Prevention

Keeping up to date with recommended vaccines is the best way to prevent pneumococcal disease. Pneumococcal vaccines help protect against some of the more than 90 types of pneumococcal bacteria.

Vaccination

There are two kinds of pneumococcal vaccines available in the United States:

  • Pneumococcal conjugate vaccine (PCV13 or Prevnar 13®)
  • Pneumococcal polysaccharide vaccine (PPSV23 or Pneumovax 23®)

These vaccines protect against many, but not all types of pneumococcal bacteria. This means there is still a chance someone can develop pneumococcal disease after vaccination.

Learn more about pneumococcal vaccination, including who should get which vaccine(s).

It is also important to get an influenza vaccine every year because having the flu increases the likelihood of getting pneumococcal disease.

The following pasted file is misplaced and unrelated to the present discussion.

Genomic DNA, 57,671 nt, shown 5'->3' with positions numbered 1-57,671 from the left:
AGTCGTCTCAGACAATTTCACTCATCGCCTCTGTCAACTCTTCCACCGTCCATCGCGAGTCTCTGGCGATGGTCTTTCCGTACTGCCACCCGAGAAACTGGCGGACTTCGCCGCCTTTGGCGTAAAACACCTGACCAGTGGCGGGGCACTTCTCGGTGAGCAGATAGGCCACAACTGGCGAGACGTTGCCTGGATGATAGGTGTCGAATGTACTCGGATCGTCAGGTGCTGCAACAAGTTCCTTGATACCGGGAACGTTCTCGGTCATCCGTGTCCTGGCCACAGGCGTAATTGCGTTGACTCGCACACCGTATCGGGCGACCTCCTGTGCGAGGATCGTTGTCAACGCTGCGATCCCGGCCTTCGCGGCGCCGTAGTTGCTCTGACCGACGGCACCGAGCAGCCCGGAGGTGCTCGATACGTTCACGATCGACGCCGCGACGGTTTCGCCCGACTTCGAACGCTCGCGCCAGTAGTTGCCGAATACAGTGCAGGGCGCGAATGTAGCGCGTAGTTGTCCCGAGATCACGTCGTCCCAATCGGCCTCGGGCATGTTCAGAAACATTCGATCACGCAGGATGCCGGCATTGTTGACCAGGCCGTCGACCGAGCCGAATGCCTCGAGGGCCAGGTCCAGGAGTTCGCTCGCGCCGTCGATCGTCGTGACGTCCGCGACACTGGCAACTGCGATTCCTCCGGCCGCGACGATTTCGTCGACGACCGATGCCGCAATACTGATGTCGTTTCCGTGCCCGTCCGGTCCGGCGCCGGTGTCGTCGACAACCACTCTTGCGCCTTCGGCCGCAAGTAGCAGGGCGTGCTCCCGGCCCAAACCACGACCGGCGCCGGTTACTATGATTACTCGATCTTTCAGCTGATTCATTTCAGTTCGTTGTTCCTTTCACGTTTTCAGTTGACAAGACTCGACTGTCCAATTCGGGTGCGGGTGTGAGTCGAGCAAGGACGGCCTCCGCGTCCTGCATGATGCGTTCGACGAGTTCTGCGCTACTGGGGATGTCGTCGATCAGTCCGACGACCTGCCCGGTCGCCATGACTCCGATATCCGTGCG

Antibiotics

CDC does not recommend that close contacts of someone with pneumococcal disease receive antibiotics to prevent them from getting sick. Experts call this prophylaxis. Generally, people do not develop pneumococcal disease after exposure to someone with a pneumococcal infection.

Re-Infection

People can get pneumococcal disease more than once. A previous pneumococcal infection will not protect you from future infection. Therefore, CDC recommends pneumococcal vaccines even if someone has had pneumococcal disease in the past.

Page last reviewed: November 21, 2019